Texas Contractor’s Cash Flowed to Republicans Despite FBI Probe

The former chief of a Houston-based company, who is set to plead guilty to campaign finance crimes Friday, continued making hundreds of thousands of dollars in campaign contributions, including to top Republicans, for two years after an FBI investigation of the contractor was revealed.

James Dannenbaum gave a total of nearly $700,000 from early 2017 through June 2019, including more than $150,000 to the National Republican Congressional Committee and more than $50,000 to committees linked to House Minority Leader Kevin McCarthy (R-Calif.), according to Federal Election Commission reports.

The company he headed, Dannenbaum Engineering Corp., will pay a $1.6 million fine under a Justice Department deal that will allow the company to continue to bid on federal contracts. The company made $323,000 in illegal corporate contributions to two dozen federal campaign committees, according to the deferred prosecution agreement filed in federal court in Houston last month. Dannenbaum, who has stepped down as chief executive, is expected to plead guilty in federal court in Houston.

“DEC engaged in a criminal scheme that undermined the fairness and transparency of our nation’s campaign finance laws in a misguided effort to increase its own power and prestige,” Assistant Attorney General Brian A. Benczkowski of the Justice Department’s Criminal Division said in a statement.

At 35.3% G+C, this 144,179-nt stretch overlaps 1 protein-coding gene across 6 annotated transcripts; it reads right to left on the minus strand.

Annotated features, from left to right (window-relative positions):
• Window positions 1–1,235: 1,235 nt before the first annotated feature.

Dannenbaum was “within his rights” to continue making campaign contributions while facing an investigation for campaign finance violations, company spokesman Bill Miller said in an email. “Jim has always been a generous donor. Nothing new there.”

“The case has been in the news for a long time and our case is completely settled,” Miller said. “We have kept almost all our clients because of the quality work which we have carried out for 75 years.”

(Photo by Anna Moneymaker/Getty Images)
Sen. John Cornyn’s campaign said it would cooperate with the U.S. Attorney’s office regarding illegal contributions from Dannenbaum.

Sen. John Cornyn (R-Texas), who is up for re-election next year, indicated he would give to the U.S. Treasury contributions he received from Dannenbaum, but it wasn’t immediately clear whether others would follow suit. The list of recipients includes more than a dozen current and former members of Congress, including Houston-area House Democrats.

Cornyn’s potential Democratic challengers MJ Hegar and former Rep. Chris Bell have criticized the senator for taking the money. The Cornyn campaign said in a statement it was “not aware of what Mr. Dannenbaum was doing, and we will fully cooperate with the U.S. Attorney’s office. We take great strides to ensure all contributions are proper and follow the law.”

McCarthy’s congressional office and the NRCC didn’t respond to email and phone messages seeking comment.

Dannenbaum and a company manager arranged an illegal reimbursement scheme for employees making campaign contributions to congressional lawmakers and others, according to prosecutors. Corporate contributions to federal candidates are illegal, as are contributions from government contractors. In addition to the straw donor scheme, Dannenbaum “also routinely directed DEC funds to his own account to reimburse himself” for campaign contributions, the agreement said.